Here is burial assurance you can take not only to the grave but through it to resurrection and everlasting life. Christ Jesus as the Lamb of God carried the sins of the world to the cross on Friday. There not only His body, but your sins, and the Commandments that convict you were all nailed. God had no mercy there. He gave no quarter. Like some of us stamp roaches or beat snakes in fury, in rage, to be sure they're good and dead, that's what the Father did to Christ for every one of your sins. What you should hear at the foot of the cross is what those at the Alamo heard at Santa Anna's last charge. He had promised there would be no quarter and he ordered a Deguello played. That word literally means beheading or throat-slashing, but it signals: no quarter.

A possible eyewitness to the battle said when the Deguello was sounded The Alamo defenders "'all understood very well what it meant, and every man was prepared to sell his life as dearly as possible'" (www.awesomestories.com /pdf/make/144413). They tried to take as many enemies with them into death. Jesus took all of the sins of His enemies there, and rose without them, proclaiming them forgiven. That's why from this empty, open grave staring at you, you ought to hear not a death song, not a call for no quarter, no mercy, but a love song. You should hear the tune the Texians marching on Santa Anna at San Jacinto did. It was a jaunty, high stepping, love song.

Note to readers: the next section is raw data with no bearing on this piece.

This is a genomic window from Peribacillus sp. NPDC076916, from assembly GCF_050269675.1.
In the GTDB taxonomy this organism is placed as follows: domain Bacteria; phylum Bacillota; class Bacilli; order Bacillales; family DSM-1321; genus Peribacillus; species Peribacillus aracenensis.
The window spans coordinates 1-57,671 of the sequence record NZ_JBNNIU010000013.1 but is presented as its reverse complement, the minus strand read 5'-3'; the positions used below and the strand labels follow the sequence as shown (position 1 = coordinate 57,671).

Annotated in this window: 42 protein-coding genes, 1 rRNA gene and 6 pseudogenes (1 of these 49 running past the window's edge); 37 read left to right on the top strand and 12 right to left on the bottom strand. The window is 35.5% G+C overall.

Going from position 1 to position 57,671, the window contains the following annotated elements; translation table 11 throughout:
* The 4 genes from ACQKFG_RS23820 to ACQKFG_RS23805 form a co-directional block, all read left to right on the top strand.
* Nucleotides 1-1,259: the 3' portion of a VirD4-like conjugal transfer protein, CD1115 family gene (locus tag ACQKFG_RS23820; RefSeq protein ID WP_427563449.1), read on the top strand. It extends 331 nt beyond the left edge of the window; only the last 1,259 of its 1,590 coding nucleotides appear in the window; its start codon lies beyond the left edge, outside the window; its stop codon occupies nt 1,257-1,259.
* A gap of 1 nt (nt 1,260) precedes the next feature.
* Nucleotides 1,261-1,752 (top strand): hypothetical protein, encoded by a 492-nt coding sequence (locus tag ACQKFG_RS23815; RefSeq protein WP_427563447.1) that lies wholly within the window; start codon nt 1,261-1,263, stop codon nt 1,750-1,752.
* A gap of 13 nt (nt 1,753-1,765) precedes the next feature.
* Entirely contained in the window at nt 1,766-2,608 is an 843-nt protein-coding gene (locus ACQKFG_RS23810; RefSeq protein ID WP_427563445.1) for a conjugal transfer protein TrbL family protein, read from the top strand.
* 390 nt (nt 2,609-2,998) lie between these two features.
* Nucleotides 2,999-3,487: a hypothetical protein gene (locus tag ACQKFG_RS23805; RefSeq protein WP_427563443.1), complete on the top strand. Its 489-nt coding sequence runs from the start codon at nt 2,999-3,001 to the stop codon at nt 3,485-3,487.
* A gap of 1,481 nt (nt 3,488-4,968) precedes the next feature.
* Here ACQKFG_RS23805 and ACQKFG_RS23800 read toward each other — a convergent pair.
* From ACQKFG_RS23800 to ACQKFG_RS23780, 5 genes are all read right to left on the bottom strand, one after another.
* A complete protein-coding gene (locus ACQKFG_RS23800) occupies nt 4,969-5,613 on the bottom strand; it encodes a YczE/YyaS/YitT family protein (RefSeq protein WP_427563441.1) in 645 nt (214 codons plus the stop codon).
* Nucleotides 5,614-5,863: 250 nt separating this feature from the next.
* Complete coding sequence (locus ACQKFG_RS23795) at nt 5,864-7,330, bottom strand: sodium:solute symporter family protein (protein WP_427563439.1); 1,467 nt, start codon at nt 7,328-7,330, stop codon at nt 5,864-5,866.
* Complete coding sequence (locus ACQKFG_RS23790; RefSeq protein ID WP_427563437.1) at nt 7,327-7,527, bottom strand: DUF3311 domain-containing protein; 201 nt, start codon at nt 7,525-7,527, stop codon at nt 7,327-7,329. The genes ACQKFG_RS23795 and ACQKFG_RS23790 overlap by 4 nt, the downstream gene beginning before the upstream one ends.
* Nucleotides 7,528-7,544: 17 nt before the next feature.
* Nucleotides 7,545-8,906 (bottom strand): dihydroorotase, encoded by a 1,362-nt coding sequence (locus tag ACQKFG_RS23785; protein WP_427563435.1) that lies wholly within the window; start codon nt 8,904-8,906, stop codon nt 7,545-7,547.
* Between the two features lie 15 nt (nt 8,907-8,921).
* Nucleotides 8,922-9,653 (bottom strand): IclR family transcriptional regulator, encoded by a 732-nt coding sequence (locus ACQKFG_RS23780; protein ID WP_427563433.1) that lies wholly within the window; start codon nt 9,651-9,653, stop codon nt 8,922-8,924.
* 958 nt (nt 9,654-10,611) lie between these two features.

You want burial assurance? Need burial assurance? You want some reassurance that when you go into the tomb you're coming out? And not as the living dead, the walking dead, but as the glorified Jesus did? Look not inside of you for inside are only sin and death. Look not to men. What can they do against Sin and Death and the Devil who walks with them and stalks you? Look not at medicine, technology, or space. These are fallen just like you. Read Shakespeare's sonnet 146. His answer there is the death of death. He says, "And, Death once dead, there's no more dying then."

Our story ends like "An Elegy on the Death of a Mad Dog" does. Death showed up to devour Jesus for our sins and sinfulness, but after biting Jesus it was the Mad Dog, Death, that did die. Jesus and all in Him live. They live. Amen

Rev. Paul R. Harris

Trinity Lutheran Church, Austin, Texas

The Resurrection of Our Lord (20220417); John 20:1-18